Day: May 4, 2020

USDA to buy $470M of produce, dairy and seafood

Read the full story in Politico.

The purchases will aid farmers and feed people in need through school meals and other programs.

Coronavirus crisis hits solar and wind energy industry

Read the full story in the Washington Post.

The coronavirus crisis is not only battering the oil and gas industry. It’s drying up capital and disrupting supply chains for businesses trying to move the country toward cleaner sources of energy.

The Tricky Dance of Sharing a Winery in the Pandemic Era

Read the full story in the New York Times.

For six producers who form a mutually beneficial winemaking community in Sonoma, Covid-19 poses practical and financial obstacles beyond health.

Job announcement: Climate Scientist

Use science to help transform the climate conversation. Climate Central seeks a highly motivated, creative, mid- to senior-level natural or social scientist to play a major role in our most ambitious effort to date. The mission: to make accurate and effective climate communications ubiquitous.

You will spearhead a strategic effort to build an unprecedented library of ways to link diverse local observations and events to climate science, impacts, and solutions for dissemination to social media, journalists, and other key messengers, in near real-time. Other audiences will include public and private decision-makers. This work will require efficient identification of authoritative literature in fields across the natural and social sciences; a nose for significant emerging science; and active research collaboration in high-value cases. Robust engagement with a broad research community will be critical.

About Climate Central

Climate Central is an independent group of scientists and science translators who research and report the facts about our changing climate and how it affects people’s lives. We use science, big data, and tech to generate thousands of local storylines and compelling visuals that make climate change relevant and show what can be done about it. We address climate science, sea level rise, extreme weather, energy, and related topics. We collaborate nationwide with TV meteorologists, journalists, and other respected messengers, reaching broad audiences through local voices. Our programs spurred more than 3,500 TV spots in the U.S. in 2019. Media have covered our global sea level research, maps, and imagery in well over 100 nations. We see major and timely opportunities to continue to grow our impact.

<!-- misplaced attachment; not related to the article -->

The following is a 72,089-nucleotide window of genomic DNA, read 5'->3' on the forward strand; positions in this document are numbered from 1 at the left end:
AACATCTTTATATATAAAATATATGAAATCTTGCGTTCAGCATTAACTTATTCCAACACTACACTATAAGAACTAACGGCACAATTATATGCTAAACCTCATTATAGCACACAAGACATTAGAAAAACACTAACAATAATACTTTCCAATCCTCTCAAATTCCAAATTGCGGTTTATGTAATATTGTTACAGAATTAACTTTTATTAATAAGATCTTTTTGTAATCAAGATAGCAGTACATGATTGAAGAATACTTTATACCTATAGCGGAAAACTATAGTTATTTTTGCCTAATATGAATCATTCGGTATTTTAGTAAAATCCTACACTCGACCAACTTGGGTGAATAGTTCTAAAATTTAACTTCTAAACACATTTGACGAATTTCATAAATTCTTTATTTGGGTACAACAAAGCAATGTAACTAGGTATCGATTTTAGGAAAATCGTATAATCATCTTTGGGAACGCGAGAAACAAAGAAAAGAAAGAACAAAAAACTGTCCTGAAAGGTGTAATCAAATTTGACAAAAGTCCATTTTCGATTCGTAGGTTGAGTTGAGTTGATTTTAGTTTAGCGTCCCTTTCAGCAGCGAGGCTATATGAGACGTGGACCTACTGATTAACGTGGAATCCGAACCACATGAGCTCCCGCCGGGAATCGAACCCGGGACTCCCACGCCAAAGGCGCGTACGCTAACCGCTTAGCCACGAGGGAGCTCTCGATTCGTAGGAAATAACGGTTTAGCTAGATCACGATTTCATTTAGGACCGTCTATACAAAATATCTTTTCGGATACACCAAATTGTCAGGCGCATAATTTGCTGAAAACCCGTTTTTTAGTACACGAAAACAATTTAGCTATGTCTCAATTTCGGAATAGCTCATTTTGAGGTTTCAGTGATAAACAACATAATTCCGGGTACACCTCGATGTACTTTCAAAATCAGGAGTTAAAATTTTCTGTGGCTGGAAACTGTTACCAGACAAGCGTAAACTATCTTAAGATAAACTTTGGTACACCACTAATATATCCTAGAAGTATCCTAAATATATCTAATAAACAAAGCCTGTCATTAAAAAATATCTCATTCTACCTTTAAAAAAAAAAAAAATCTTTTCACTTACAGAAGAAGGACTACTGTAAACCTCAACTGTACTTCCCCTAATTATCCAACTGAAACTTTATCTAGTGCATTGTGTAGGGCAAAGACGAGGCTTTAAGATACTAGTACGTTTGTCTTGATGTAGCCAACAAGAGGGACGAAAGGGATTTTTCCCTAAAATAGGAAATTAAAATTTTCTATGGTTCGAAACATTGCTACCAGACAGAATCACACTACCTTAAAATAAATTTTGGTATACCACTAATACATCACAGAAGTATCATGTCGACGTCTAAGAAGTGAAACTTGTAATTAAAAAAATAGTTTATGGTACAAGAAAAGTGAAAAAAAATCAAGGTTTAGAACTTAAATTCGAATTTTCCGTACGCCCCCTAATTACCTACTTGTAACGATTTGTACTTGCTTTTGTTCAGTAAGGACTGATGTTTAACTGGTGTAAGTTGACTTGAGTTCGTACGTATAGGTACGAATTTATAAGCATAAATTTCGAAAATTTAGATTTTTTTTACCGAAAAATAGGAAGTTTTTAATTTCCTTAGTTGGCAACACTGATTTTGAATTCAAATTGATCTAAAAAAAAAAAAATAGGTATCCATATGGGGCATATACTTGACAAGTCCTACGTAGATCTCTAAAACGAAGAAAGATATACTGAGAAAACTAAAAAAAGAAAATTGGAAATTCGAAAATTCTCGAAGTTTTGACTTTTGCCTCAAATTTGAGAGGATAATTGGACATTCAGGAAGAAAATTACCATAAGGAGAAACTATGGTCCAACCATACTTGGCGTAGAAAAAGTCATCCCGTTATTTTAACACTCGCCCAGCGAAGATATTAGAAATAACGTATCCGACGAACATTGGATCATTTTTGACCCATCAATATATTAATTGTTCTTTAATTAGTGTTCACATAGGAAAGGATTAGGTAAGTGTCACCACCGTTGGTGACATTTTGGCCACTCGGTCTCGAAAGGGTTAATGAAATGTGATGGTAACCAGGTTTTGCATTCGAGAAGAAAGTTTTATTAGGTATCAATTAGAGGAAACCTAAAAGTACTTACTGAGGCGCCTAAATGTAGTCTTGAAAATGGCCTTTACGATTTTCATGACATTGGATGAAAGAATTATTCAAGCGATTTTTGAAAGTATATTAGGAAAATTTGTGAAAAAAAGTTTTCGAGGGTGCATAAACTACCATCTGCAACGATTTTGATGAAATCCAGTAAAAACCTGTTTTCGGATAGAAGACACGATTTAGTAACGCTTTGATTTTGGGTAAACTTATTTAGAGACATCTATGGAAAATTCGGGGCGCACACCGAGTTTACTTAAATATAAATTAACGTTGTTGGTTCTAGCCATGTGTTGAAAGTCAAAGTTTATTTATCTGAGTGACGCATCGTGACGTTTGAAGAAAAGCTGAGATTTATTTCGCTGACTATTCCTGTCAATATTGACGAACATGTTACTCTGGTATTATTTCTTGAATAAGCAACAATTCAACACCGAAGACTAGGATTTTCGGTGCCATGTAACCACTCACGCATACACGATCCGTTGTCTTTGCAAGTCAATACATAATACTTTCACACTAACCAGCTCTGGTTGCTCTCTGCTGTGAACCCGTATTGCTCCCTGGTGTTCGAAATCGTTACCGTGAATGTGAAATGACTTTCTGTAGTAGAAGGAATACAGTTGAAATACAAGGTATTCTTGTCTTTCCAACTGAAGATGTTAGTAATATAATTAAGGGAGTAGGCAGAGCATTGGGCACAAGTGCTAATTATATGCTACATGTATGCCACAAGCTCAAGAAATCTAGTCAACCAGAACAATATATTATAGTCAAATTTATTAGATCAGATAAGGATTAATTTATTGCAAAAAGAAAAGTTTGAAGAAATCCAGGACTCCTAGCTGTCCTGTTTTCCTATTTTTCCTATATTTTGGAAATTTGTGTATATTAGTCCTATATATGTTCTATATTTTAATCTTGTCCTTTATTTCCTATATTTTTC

Key responsibilities 

  • Provide scientific leadership and inputs for a major new initiative leveraging technology to deliver compelling climate content to the right people at the right time in the right place, again and again
  • Support all Climate Central programs providing science-based content and context to broadcast meteorologists, journalists, and other key amplifiers, plus decision-makers and clients
  • Identify authoritative recent research and datasets to inform effective local communications
  • Track, advise, and participate in key relevant emerging research
  • Conduct high-priority research and analysis 
  • Advise and participate in translation of science to broadly accessible words and visuals
  • Engage with outside scientists in a diverse variety of fields 
  • Represent Climate Central in the media and in external meetings and conferences

Essential qualifications

  • Ph.D. in a relevant natural or social science plus more than 10 years of research experience
  • Fast learner comfortable at identifying authoritative information and at working in new areas
  • Wide familiarity with literatures on climate science, impacts, and solutions 
  • High creativity; able to find relevant science, stories, and climate connections in unexpected places
  • Highly productive and able to handle multiple concurrent initiatives 
  • Excellent analytical and communication skills including for lay audiences
  • Driven to impact the climate conversation and to pursue a work agenda shaped accordingly
  • Able to travel and extend work hours for critical priorities
  • Good interpersonal skills 

Additional qualifications.  Preference will be given to candidates who have:

  • Prior experience interacting effectively with media and public audiences
  • Strong data science and/or data visualization skills
  • Familiarity with localizable health impacts, economic impacts, and/or solutions